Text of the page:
The All-Pro receiver and return specialist caught a football dropped from a drone at the height of 360 feet during an episode of ESPN’s Sports Science.
Sports Science creator and host John Brenkus said the feat broke the world record for catching a football dropped from the greatest height, but Guinness World Records was not on hand to verify the result.
“We did not contact Guinness, because that process takes a long time and this was pretty spur of the moment,” Brenkus said. “We did our research and found the highest height previously was around 300 feet, so we wanted to go way above that. We did our own due diligence. We found an object caught from a higher height, but not a football.”
Regardless of its official classification, Brown had fun with the challenge, especially dealing with the movement of the ball dropped from that height.
“Man, it moves all over,” Brown told ESPN.com after minicamp practice on Wednesday. “You really need to just pick a spot and hope it comes there. You have to judge it really well and keep your eye on it.”
Brown made the catch on the third try. The feat took place about a month ago at a Los Angeles high school.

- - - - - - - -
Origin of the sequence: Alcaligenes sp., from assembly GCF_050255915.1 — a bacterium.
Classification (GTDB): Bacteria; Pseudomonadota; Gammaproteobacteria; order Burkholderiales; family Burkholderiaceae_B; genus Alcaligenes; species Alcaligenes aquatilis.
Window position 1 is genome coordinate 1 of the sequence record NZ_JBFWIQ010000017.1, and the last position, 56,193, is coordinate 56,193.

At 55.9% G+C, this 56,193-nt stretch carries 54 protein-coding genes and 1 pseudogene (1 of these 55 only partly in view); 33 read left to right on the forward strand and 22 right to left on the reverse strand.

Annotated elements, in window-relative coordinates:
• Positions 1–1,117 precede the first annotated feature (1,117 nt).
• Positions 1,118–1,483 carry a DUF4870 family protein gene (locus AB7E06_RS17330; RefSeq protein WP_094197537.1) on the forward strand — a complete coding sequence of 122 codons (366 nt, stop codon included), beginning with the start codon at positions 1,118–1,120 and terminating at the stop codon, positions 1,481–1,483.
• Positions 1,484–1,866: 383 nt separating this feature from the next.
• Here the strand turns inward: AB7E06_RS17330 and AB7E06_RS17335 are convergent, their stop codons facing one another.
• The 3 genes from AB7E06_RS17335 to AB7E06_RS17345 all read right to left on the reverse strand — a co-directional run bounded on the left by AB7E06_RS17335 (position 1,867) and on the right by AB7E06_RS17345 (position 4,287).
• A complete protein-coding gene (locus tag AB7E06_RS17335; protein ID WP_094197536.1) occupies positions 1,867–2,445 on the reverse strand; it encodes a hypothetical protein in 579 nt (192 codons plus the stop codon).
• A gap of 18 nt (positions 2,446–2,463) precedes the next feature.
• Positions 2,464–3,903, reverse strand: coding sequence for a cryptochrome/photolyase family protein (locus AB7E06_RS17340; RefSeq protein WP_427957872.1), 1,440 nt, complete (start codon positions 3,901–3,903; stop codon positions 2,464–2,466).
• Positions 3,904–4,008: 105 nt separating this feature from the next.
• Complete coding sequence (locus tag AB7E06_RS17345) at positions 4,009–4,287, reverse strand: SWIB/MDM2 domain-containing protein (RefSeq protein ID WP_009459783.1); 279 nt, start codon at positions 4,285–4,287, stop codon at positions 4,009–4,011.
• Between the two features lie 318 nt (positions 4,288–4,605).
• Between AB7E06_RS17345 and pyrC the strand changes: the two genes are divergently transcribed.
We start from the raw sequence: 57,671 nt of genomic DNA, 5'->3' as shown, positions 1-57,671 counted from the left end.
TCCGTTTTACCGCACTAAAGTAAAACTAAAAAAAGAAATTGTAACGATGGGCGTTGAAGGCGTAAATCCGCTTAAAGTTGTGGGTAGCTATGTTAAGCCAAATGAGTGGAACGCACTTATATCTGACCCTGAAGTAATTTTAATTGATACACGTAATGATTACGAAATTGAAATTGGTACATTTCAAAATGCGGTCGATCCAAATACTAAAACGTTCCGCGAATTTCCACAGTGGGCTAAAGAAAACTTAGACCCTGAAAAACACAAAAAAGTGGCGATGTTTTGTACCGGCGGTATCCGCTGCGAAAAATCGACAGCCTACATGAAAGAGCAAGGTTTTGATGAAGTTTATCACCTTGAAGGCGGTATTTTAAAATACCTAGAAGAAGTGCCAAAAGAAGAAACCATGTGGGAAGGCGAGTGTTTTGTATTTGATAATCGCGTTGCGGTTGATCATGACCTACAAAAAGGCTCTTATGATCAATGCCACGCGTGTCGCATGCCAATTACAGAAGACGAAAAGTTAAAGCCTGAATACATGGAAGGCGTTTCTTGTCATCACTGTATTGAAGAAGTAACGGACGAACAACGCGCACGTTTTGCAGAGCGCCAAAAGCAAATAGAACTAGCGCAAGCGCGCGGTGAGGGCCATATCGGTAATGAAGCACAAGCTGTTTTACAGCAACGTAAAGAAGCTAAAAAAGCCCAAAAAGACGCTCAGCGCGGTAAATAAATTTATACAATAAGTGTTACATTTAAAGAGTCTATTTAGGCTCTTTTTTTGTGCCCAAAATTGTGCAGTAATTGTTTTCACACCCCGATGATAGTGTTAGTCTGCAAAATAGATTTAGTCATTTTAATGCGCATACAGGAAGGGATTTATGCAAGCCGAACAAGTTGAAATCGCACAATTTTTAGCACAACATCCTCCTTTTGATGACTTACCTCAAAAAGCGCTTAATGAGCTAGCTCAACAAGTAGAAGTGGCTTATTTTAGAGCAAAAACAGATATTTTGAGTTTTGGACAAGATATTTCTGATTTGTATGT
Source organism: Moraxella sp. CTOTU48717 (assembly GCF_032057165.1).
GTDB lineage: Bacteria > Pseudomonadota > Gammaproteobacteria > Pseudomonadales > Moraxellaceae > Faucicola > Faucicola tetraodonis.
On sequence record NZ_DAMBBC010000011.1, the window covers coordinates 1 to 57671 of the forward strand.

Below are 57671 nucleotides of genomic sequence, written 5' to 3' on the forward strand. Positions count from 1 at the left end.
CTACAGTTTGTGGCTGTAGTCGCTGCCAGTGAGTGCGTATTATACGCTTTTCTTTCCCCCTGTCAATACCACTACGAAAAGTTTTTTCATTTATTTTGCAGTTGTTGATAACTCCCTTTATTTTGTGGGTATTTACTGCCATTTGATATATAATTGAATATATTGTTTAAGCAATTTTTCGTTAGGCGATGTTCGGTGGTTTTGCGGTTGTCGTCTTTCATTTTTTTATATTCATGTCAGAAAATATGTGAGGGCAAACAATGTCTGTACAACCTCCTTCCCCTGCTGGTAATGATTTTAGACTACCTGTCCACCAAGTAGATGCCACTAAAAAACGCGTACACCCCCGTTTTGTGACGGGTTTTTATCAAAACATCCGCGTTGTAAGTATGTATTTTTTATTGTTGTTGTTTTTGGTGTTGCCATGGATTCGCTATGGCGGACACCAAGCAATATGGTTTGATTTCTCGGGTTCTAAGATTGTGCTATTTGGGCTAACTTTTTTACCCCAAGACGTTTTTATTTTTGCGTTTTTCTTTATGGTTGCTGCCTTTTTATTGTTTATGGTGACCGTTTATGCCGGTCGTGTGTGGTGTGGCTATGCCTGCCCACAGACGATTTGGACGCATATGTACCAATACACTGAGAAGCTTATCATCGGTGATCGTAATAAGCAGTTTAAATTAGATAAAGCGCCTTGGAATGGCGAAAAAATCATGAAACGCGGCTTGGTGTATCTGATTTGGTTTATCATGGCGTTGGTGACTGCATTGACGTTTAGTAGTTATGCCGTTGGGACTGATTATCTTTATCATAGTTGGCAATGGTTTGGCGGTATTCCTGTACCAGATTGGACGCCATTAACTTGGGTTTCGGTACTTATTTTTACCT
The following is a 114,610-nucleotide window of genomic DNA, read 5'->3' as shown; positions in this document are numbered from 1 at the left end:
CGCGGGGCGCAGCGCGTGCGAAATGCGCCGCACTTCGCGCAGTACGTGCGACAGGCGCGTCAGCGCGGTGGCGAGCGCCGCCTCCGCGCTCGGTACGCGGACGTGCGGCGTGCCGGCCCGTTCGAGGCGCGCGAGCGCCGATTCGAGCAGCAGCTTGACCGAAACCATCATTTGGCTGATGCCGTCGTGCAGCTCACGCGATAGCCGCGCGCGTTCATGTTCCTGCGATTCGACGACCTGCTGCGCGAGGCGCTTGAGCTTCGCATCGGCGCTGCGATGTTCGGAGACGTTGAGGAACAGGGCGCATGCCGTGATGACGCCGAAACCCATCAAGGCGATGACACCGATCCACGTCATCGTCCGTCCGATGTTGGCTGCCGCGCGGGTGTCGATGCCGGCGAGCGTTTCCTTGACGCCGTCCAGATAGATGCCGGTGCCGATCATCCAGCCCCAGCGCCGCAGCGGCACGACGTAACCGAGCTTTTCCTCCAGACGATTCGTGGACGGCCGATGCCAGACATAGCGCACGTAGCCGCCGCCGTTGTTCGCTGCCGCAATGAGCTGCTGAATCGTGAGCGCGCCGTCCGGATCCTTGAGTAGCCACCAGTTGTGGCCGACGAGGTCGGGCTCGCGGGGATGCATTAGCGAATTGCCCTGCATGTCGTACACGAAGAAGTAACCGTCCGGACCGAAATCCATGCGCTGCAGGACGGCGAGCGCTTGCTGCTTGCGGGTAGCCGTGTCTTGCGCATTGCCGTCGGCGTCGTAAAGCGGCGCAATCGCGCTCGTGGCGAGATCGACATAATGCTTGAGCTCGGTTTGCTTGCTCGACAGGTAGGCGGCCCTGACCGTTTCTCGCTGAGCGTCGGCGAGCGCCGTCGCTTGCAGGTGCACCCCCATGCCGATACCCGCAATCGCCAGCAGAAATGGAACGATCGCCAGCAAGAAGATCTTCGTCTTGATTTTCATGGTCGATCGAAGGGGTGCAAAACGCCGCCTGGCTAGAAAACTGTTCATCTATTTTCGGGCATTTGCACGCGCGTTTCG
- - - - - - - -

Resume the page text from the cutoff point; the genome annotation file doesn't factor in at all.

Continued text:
He was unable to make the catch last year because the wind kept pushing the ball out of reach.
“It was really windy last year,” Brenkus said. “It was impossible to judge the ball. It was being pushed 10-15 yards in either direction, and he wasn’t able to do it.
“But he spent hours trying to do it, and Antonio had a great time, so we contacted him again and he said, ‘I’m coming back for sure.’ The second time around the wind wasn’t so bad. The ball had a much more consistent path.”
Sports Science calculated that a ball dropped from that height could travel over 80 mph, although this one didn’t reach that speed.
“It stung a little,” Brown said. “But not too bad.”
New York Giants Pro-Bowl receiver Odell Beckham Jr. set an official record in January when he made 33 one-handed catches on passes from Drew Brees on an ESPN set. A Guinness representative was on hand to certify the record.
ESPN.com’s Matt Williamson contributed to this report.